Put Some Gay In Your Day, Dallas!

Close, But No Speakership

It may be an American thing, or it may be a human thing.  Many of us seem to have a natural tendency to root for the underdog.  We’re on Team David, not Team Goliath.  We want Bonnie and Clyde or Butch Cassidy and the Sundance Kid to outsmart law enforcement.  

When the hometown team isn’t in the Super Bowl, we’re pulling for the team that hasn’t ever won to beat the defending champion.  Some of us spent time hoping Dexter wouldn’t get caught even though he was a serial killer, but at least he was killing the right people.  It may be a quality of ours or a look into something dark about us, but that’s just kind of how we are.

To anyone paying attention, the election of a new Speaker of the House wasn’t going to be a slam dunk for Kevin McCarthy.  But the strength of the opposition to him is not only intransigent but may be a little bit principled.  Saying that out loud gives me pause, considering that this group includes folks like Matt Gaetz and Lauren Boebert whose principles are generally not aligned with mine.

They don’t think Kevin McCarthy should succeed Nancy Pelosi as Speaker, perhaps because they think he is untrustworthy or they just plain don’t like him.  Maybe they’re just spoiling for a fight, or maybe they’re reveling in the attention they’re getting.  But I agree with them at least on one thing.  Kevin McCarthy should not be Speaker of the House.

We’ve all dealt with spineless people at some time in our lives, haven’t we?  Whether it’s in a board room, at the family dinner table, or any other setting, someone displaying that particular characteristic has shown up in our lives, and we clocked that weakness.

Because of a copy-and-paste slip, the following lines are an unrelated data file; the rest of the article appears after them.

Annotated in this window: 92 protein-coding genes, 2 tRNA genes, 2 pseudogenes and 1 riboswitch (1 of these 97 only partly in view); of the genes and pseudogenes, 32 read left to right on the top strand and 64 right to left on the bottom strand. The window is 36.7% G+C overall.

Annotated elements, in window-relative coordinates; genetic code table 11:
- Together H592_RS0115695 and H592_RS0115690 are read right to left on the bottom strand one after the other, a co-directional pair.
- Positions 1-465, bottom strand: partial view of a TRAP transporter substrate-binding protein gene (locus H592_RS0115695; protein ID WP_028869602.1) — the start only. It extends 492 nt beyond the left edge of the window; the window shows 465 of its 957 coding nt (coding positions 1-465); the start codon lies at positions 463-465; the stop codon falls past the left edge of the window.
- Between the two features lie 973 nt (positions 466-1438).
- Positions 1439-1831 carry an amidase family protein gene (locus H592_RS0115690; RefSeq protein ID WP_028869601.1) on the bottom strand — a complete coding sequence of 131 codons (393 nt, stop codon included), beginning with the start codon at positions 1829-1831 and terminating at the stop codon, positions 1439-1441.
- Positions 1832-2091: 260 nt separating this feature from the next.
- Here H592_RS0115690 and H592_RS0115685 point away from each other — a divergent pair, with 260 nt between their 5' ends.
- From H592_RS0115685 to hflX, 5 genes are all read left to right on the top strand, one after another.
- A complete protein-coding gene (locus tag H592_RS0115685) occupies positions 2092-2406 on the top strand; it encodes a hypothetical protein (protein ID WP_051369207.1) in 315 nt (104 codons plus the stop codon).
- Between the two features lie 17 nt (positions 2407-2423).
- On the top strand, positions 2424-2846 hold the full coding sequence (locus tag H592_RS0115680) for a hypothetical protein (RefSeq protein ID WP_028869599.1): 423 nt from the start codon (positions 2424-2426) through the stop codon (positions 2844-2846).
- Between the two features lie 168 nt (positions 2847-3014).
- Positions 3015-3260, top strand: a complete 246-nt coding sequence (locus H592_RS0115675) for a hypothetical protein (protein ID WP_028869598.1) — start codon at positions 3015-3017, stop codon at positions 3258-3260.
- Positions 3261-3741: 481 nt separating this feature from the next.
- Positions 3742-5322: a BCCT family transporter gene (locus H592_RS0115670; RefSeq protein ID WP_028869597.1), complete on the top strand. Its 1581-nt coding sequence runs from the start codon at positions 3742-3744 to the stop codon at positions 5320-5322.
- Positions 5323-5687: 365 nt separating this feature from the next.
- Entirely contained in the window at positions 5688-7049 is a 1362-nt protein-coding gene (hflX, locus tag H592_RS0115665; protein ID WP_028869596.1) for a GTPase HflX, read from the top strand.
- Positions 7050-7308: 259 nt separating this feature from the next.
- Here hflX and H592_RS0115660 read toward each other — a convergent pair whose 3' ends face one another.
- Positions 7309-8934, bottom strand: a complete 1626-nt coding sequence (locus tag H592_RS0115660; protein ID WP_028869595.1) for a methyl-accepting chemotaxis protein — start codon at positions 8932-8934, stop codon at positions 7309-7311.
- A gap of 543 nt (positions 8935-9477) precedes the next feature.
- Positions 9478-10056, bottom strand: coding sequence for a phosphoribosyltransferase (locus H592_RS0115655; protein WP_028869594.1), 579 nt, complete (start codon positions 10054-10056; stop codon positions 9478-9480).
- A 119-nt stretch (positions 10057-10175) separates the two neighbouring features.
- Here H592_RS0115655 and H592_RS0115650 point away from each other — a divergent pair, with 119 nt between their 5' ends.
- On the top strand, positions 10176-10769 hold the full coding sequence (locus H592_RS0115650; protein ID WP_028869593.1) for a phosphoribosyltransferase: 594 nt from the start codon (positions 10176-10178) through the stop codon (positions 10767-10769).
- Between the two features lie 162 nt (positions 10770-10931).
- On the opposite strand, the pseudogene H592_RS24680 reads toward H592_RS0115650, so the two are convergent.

In the space of just one month—January 2021—McCarthy revealed practically everything one needs to know about him.  There was voluminous reporting of his contentious phone call with Trump while the insurrection was taking place, McCarthy’s calling Trump out for his responsibility in the insurrection on the floor of the House, and various recorded phone calls of McCarthy dissing Trump after the coup failed.  

But then Trump called him a “pussy,” which didn’t register as a falsehood on the Pinocchio meter, and McCarthy ran down to Mar-a-Logo to kiss the (cough) ring of Donald Trump.  

For someone with a rather humble background, McCarthy strikes me as a poster boy of entitlement.  In a meeting with the caucus Tuesday morning before the first vote was taken, he told fellow Republicans, “I earned this job.  We earned this majority, and God damn it, we are going to win it today.”  (At this writing, he has lost ten ballots.)  

Lauren Boebert was completely on point when she responded, “This is bullshit.”  Things are really upside down when I’m thinking to myself, “You go, Lauren.”

The Republicans have won a slim majority in the House, and there is no reason to think that McCarthy is the only one who can lead them.  In fact, his losing ballots have demonstrated that he can’t possibly lead them, even if he gets the speakership.

The Democrats, for their part, are consistently voting for their leader, Hakeem Jeffries, without defection.  It’s Bizarro World, where they are acting like “fall in line” Republicans, while the Republicans are across the aisle acting like, well, Democrats.  Well, Democrats back before Nancy Pelosi, that is.

McCarthy seems to be a glutton for punishment for now, but the longer this goes on, it may be that he is on some mission from God.  But the question, Ouiser, is which God?  

We don’t know how this is going to turn out, and I for one don’t need to know.  As a longtime political junkie, I longed for a brokered political convention.  Haven’t had one.  I’ve hoped for a scandal that would result in the successful expulsion of a President or, lately, a Supreme Court justice.  Hasn’t happened.

It just wasn’t on my bingo card that there would be anything other than a ceremonial appointment of the majority party’s nomination to be speaker of the House.  And now this.  On behalf of political junkies, we’ll take the win.

For some perspective, Glenn Close has been nominated for and lost eight Oscars in her prestigious 40 year career in film acting.  Kevin McCarthy has lost the speakership on more ballots than that in just three days.  Way to go, Kevin!